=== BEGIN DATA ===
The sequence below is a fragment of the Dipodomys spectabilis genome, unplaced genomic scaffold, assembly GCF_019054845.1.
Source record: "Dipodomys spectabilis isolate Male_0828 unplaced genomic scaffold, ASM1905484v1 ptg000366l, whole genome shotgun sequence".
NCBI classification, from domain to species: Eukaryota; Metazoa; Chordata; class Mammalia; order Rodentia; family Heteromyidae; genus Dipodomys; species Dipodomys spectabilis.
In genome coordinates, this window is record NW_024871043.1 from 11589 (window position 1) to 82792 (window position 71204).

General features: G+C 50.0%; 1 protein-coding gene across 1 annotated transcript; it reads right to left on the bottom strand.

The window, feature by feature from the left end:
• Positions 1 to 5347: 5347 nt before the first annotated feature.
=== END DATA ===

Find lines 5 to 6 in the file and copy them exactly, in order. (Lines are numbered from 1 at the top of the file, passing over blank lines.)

General features: G+C 50.0%; 1 protein-coding gene across 1 annotated transcript; it reads right to left on the bottom strand.

The window, feature by feature from the left end: